Friday, August 25, 2006

August 25, 2006 Thank You to the Voters of the 14th District

At yesterday's August meeting of the Hamblen County Commission, I shared my thoughts and feelings about my decision not to run for re-election and my hopes for the future.

I want to share with my blog readers the statement that I read aloud and that I asked to be included in the official minutes:

Linda Noe Statement of August 24, 2006

I would like to express my gratitude to the voters of the 14th district for their support in electing me in 2002.

I have remained true to every campaign promise I made.

While I chose not to run again for personal reasons, I am still concerned about the handling of public money.

Accountability was my focus then and accountability is my focus today.

We have made some positive strides, but there is a long way to go.

Our system of government provides for a system of checks and balances to prevent abuse of power by any of the three branches of government—executive, judicial, legislative.

The Hamblen County Commission should be a vital part in promoting accountability and ensuring that our system of checks and balances works to protect our tax dollars.

I encourage the incoming commission to reject the title of “rubber stamp commission.”

Work with the Mayor but expect the Mayor to work with you as well.

Co-operation is a two-way street. Ask questions and expect and demand answers.

You can’t do your job if you don’t know what’s going on with county finances. Listen to the answers and let common sense be your guide.

If the answer doesn’t pass the smell test, don’t hold your nose and go on. Ask more questions and get rid of the smell.

It is your duty to be a part of the system of checks and balances, not an elected spectator or puppet for power mongers.

I am proud that with the support of other commissioners, many of my goals were achieved over the past four years such as:

Hiring state auditors to handle the county audit and saving the county $72,000.

Airing commission meetings on local cable TV.

Opening up the bidding process in many areas to save the county money.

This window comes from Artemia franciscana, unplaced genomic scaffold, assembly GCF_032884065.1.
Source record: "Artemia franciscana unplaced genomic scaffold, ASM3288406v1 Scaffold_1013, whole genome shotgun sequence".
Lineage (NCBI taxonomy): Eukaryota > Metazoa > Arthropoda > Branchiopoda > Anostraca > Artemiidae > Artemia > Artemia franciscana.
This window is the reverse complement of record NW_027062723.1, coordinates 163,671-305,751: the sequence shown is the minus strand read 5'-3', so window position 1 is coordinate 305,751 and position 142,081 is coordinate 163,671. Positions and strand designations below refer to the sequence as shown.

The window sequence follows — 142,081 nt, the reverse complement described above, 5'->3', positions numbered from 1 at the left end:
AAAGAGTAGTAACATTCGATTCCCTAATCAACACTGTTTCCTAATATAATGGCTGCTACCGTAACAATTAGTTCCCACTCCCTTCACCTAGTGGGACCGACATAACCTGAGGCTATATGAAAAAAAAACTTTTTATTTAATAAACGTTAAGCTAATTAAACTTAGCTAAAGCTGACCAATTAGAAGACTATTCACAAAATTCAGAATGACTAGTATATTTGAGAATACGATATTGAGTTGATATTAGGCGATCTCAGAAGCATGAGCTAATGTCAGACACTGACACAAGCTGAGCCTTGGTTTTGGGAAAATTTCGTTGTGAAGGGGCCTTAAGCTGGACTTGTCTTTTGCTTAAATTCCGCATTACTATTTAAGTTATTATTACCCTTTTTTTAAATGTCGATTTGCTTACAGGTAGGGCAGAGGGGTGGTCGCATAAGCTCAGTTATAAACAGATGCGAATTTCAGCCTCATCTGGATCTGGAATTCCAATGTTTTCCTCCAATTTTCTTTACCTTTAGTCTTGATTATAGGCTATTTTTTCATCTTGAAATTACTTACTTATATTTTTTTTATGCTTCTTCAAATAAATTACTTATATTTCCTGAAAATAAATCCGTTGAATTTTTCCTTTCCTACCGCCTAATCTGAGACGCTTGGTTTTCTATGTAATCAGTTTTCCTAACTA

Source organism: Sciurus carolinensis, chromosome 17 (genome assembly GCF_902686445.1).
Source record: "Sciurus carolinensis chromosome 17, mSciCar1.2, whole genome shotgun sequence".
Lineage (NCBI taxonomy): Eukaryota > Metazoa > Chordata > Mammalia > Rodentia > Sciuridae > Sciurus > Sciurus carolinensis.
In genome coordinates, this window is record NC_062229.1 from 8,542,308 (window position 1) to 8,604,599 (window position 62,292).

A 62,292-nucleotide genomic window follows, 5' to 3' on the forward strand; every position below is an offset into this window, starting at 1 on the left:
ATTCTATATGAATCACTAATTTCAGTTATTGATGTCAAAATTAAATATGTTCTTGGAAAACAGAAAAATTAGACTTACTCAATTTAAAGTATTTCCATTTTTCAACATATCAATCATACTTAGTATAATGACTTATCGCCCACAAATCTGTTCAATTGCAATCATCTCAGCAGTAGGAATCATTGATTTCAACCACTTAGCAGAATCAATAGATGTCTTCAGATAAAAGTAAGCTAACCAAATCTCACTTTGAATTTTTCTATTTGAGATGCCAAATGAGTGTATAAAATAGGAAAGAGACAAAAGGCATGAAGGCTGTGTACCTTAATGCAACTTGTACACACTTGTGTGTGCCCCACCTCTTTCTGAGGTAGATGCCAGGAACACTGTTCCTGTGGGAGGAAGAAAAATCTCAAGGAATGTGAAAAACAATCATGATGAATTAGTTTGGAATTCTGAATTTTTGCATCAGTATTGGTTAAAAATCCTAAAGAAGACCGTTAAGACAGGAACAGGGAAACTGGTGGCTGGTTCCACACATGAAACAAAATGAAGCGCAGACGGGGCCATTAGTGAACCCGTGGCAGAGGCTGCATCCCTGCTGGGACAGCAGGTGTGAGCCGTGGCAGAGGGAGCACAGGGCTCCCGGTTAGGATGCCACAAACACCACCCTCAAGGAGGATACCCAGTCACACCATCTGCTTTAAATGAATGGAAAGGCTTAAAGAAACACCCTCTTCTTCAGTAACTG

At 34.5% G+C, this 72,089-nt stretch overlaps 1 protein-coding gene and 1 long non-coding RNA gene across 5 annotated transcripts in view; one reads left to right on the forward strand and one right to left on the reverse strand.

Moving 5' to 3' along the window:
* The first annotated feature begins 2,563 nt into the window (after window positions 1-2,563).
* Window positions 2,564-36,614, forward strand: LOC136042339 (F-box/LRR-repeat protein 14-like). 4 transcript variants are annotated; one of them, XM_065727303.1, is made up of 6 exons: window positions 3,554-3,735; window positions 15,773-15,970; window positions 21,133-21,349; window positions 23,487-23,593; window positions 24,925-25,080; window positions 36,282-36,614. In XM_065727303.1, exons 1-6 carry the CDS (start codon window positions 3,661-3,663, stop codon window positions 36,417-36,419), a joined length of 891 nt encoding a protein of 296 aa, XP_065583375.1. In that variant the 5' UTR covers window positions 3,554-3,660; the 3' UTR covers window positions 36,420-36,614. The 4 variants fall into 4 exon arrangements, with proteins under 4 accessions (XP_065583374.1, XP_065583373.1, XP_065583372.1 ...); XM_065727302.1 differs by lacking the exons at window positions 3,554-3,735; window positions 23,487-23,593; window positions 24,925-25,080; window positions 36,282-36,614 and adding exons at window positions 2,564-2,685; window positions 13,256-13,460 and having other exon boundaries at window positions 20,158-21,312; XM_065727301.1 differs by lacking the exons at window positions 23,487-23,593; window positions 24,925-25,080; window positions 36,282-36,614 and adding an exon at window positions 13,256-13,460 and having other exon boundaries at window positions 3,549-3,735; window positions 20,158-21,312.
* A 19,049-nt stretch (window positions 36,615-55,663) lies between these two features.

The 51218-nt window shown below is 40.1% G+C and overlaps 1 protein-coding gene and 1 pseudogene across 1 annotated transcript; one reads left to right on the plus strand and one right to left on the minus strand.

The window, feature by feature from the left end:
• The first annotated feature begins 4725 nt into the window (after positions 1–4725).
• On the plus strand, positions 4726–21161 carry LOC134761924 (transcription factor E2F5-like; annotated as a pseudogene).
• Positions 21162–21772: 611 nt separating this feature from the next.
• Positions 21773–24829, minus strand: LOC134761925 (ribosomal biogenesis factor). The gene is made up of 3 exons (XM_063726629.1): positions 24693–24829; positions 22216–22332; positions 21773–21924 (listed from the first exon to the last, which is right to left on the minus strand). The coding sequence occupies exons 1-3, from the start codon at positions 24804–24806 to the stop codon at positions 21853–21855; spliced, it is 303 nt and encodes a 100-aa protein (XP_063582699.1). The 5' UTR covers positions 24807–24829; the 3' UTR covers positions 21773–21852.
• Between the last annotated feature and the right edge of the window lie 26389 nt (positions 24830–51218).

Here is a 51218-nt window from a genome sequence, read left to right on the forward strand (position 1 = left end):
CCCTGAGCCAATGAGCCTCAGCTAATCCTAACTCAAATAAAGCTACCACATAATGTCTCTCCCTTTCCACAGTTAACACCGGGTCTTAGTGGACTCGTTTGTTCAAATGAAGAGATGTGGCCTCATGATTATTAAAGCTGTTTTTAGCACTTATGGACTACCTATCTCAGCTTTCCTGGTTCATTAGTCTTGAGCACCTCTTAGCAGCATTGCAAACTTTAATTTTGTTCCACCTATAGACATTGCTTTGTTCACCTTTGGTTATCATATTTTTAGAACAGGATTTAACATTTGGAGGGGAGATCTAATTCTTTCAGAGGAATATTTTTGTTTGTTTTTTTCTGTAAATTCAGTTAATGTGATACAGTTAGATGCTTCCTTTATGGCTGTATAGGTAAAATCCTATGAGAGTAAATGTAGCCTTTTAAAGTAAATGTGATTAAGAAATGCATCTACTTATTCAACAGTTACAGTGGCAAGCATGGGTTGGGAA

Using an open and fair process for hiring architects and engineers.

During part of the time that I served on commission, I attended law school, graduated, and passed the bar exam. The law license has my name on it, but it was achieved with the support of a loving family.

I thank my husband Ron, my son Will and his wife Katie Kanipe-Noe, and my twin daughters Jenny and Katie for their patience and encouragement over the past years.

I thank my mother Helen Catron for her support as well, and I gratefully honor my late father Bill Catron for his encouragement through the years.

Now with the support of a loving family, it is time for me to use that degree.

I will always be proud of having served on the Hamblen County Legislative Body.

As a citizen and taxpayer, I will remain concerned and involved in the public’s business.

To the new commissioners: the people have elected you. You owe them your loyalty and faithful service.

I hope that above all else that you believe in and will support open government.

Support Tennessee’s Open Meetings and Open Records Laws.

Keep the TV camera running at your commission meetings.

Tape and show your committee meetings---you know that that is where the most discussion of issues and deliberation occurs.

There are some goals that weren’t fully achieved in the past four years. I hope you will consider making more use of the county website. Put commission agendas, minutes of committee and commission meetings, and financial records on the web.

Consider having meetings at times that are most convenient for the largest number of working people.